Oh look, a dude criticized a famous woman's body.

Oh look, a dude criticized a famous woman's body.
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On June 30, Variety graced us with a nine paragraph review of actress Renée​ Zellweger's face, written by celebrity face critic Owen Gleiberman. Sorry, FILM critic, he's Variety's new chief film critic. "Hooray!" you're probably thinking, "Another man commenting unnecessarily on a woman's appearance!" And so many comments, too. But listen—he's only doing it to protect the sanctity of the Bridget Jones franchise.

Watching the trailer, I didn’t stare at the actress and think: She doesn’t look like Renée Zellweger. I thought: She doesn’t look like Bridget Jones! Oddly, that made it matter more. Celebrities, like anyone else, have the right to look however they want, but the characters they play become part of us. I suddenly felt like something had been taken away.

Doesn't Renée realize how much she's hurting him? How awful it is for her to take Bridget Jones away from him? He can barely recognize her, what with all the "maybe slightly different eyelids" she's got going on. It's just like a woman, too—James Bond would never do this to him.

In case you haven't seen it yet, here is the offending trailer for Zellweger's (or this face-snatching imposter's) upcoming movie, Bridget Jones' Baby. Watch closely, or you may not spot Renée Zellweger, since she looks so very different.

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Were you able to pick her out? Here's a hint: she's the one playing Bridget Jones—the one who looks just like Renée Zellweger. Gleiberman, however, does not think she looks like herself, and he finds this sad. In fact, this whole "vanity-fueled image culture" is making him so sad that he had to write an entire column about how Renée Zellweger may or may not have purposely changed the way she looks. Take that, vanity-fueled image culture!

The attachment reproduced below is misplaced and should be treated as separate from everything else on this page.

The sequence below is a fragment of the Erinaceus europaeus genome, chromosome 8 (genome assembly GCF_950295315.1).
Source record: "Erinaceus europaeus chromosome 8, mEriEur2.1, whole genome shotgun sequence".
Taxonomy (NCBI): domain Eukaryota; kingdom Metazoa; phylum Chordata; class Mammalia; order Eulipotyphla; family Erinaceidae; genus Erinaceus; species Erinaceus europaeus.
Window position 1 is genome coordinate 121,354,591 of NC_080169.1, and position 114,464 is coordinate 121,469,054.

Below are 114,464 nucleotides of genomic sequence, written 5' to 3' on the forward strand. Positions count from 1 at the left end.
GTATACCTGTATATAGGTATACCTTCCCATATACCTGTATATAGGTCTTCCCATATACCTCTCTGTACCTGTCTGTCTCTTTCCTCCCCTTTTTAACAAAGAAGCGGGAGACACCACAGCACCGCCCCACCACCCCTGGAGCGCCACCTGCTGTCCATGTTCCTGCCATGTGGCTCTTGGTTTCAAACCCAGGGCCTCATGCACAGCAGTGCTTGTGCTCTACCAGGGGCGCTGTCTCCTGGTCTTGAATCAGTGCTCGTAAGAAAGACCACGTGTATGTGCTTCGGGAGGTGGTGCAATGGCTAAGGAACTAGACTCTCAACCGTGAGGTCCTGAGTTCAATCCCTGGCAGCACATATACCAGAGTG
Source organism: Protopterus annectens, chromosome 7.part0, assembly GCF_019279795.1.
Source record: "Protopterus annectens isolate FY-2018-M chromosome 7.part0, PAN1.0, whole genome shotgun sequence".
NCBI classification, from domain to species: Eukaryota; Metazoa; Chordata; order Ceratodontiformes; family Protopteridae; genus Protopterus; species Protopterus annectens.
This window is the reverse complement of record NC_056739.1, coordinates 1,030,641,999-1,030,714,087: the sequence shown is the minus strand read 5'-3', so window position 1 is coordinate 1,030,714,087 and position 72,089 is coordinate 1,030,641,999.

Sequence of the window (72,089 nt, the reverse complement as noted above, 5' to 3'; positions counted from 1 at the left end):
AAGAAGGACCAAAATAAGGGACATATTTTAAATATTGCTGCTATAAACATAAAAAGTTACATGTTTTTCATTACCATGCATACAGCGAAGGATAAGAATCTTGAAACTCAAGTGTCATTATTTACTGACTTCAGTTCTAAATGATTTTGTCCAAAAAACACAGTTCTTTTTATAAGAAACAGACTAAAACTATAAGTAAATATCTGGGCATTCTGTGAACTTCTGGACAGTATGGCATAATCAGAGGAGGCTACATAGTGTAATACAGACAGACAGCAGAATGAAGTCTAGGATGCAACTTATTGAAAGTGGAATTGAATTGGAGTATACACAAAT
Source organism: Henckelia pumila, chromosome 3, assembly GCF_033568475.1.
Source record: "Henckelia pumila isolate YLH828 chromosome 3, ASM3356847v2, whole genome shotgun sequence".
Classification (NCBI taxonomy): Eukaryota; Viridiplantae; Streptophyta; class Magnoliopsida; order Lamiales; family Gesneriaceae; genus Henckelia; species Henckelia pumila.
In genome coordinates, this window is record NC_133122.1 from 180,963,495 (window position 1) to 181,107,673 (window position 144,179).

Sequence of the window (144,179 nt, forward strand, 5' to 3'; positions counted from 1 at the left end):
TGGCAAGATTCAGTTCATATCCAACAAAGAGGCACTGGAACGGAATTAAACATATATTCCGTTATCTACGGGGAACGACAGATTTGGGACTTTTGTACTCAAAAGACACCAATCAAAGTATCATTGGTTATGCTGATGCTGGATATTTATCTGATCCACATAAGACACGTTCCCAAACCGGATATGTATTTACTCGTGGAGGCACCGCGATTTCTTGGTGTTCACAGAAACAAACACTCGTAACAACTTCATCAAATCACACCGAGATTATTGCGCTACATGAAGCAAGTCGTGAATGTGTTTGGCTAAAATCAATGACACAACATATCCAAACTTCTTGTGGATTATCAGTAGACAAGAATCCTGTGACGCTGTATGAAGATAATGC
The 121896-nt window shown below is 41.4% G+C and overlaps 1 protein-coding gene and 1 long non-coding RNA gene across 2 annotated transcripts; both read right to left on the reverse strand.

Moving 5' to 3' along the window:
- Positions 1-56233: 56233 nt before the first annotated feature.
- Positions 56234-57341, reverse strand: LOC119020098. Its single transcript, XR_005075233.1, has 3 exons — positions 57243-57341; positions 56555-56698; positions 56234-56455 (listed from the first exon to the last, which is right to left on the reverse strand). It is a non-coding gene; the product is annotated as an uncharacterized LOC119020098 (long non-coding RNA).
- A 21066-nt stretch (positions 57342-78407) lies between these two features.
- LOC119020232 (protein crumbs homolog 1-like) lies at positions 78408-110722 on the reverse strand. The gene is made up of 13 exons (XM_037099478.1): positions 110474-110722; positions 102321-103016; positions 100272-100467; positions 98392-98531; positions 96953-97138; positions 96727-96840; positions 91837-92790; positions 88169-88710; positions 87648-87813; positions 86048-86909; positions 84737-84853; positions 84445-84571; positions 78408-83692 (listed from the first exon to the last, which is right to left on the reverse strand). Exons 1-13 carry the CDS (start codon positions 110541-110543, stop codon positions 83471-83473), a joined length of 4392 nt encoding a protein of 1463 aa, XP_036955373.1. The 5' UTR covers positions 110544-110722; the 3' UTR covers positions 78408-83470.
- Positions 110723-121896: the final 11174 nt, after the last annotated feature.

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What we can say is that if that happened, it reflects something indescribably sad about our culture. For in addition to being a great actress, Zellweger, as much or more than any star of her era, has been a poster girl for the notion that each and every one of us is beautiful in just the way God made us.

Oh look, a dude criticized a famous woman's body.
WHO IS THIS STRANGE WOMAN PLAYING BRIDGET JONES DEAR GOD PLEASE HELP.

Did you know Renee Zellweger was the "poster girl" for something? For being okay with yourself or not changing, or whatever high school yearbook inscription it is Gleiberman thinks she's the poster girl for? She is going to be so thrilled! But apparently someone forgot to notify Renée, because (according to Gleiberman), she's doing it wrong.